The Alberta government is now examining a proposal it received last month for the next expansion phase of the over-budget and behind-schedule Sturgeon Refinery project.
Given the problems that have dogged the development — like the fact it’s 65 per cent over the initial budget — it will be a hard sell for the Notley government to put more taxpayer money at risk.
“I don’t think we have enough information on Phase 1 and exactly what the costing will be … and what their plan is before we would ever consider or look at Phase 2,” said Cheryl Oates, spokesperson for Premier Rachel Notley.
A technical analysis on the confidential proposal from proponent North West Refining is underway inside government. Any decision on Phase 2 involvement would have to be made by cabinet.
But make no mistake, the drums will be beating for the Alberta government to get involved.
As the first refinery built in the country since 1984, the Sturgeon facility near Edmonton will soon have the capacity to process 79,000 barrels per day of diluted bitumen into higher-value diesel.
Seventy-five per cent of the bitumen supply will come from the provincial government, with the remainder from Canadian Natural Resources Ltd.
Calgary-based North West Refining owns 50 per cent of the project, while Canadian Natural Resources owns the rest of the North West Redwater Partnership, which is building the project.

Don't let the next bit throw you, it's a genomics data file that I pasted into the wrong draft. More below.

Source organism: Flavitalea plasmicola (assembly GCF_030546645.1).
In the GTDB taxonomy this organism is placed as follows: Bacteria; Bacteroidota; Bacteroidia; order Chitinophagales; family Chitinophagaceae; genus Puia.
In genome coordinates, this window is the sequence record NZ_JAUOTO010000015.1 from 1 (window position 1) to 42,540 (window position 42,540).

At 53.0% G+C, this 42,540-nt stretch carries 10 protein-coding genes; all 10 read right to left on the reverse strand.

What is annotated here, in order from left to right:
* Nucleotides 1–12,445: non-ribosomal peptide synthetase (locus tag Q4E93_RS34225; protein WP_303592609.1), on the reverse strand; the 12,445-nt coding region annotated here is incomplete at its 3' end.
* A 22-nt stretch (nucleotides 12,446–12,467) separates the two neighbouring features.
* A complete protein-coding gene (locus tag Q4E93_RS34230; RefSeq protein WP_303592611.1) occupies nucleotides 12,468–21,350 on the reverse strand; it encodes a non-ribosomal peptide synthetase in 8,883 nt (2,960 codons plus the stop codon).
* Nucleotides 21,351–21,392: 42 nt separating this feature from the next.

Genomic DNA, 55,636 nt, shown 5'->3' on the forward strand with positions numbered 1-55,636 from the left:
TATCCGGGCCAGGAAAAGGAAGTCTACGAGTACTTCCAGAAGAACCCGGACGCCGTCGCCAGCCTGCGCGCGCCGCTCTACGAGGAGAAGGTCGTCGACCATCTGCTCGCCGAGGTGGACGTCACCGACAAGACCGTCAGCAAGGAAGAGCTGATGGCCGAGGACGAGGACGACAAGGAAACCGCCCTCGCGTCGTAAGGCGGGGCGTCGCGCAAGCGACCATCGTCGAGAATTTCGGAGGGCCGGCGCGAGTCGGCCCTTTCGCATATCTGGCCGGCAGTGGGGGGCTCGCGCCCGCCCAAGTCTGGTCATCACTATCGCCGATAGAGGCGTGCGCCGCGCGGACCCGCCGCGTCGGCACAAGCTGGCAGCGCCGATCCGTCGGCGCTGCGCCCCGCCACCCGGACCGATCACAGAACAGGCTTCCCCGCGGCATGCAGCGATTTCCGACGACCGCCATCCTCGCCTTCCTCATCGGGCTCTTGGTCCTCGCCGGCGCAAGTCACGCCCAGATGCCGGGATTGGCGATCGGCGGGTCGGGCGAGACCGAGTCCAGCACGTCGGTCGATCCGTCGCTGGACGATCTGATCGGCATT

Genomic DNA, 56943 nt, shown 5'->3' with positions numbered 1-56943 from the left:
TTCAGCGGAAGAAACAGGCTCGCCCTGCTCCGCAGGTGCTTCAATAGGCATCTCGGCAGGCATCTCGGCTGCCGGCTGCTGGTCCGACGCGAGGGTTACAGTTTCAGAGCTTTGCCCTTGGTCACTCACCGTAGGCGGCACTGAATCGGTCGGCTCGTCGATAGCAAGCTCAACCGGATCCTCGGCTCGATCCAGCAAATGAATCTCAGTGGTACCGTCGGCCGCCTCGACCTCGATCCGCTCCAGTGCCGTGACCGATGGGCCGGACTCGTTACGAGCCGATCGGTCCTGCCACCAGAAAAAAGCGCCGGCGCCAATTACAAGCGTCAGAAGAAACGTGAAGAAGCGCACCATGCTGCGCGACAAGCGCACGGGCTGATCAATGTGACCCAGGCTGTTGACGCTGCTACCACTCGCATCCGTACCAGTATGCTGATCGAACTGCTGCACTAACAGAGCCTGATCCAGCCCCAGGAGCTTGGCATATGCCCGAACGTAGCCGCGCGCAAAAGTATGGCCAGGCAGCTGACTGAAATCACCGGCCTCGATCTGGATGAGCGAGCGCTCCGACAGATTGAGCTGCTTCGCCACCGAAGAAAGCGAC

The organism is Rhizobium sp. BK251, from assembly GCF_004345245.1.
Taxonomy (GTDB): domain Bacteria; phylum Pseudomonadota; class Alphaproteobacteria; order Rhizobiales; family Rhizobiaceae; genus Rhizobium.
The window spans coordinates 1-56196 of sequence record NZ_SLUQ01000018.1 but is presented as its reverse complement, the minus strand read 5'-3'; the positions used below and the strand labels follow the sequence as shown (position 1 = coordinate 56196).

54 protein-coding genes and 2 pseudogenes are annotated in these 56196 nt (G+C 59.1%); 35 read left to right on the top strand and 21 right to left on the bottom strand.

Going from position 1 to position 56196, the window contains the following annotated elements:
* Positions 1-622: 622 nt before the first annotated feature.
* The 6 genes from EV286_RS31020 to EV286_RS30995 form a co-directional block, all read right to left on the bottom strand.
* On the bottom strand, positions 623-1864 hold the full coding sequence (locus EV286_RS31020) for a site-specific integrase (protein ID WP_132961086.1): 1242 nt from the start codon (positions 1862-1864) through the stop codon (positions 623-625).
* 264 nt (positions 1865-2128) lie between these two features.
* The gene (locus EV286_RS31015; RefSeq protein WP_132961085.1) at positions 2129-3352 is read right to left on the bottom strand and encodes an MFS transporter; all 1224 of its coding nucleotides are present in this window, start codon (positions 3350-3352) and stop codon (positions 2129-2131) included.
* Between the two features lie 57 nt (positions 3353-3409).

While the development is now 96 per cent complete, it also has regulatory approval for two other phases that would boost its capacity to about 240,000 barrels per day.
The megaproject has a long backstory that crosses the complicated divide between politics, economics and the quest for more value-added jobs in Alberta.
Under the Bitumen Royalty In-Kind (BRIK) program developed by the former PC government, Alberta will supply the refinery with 37,500 barrels of raw bitumen per day, which it collects from producers in lieu of receiving royalty payments.
In the Energy Department’s latest annual report, it pegs total costs for the refinery at $9.4 billion, up sharply from the initial $5.7-billion projection made five years ago, and the $8.5-billion estimate released in 2013.
Unquestionably, the project has already created thousands of construction jobs, with the workforce peaking at 7,500 on site.
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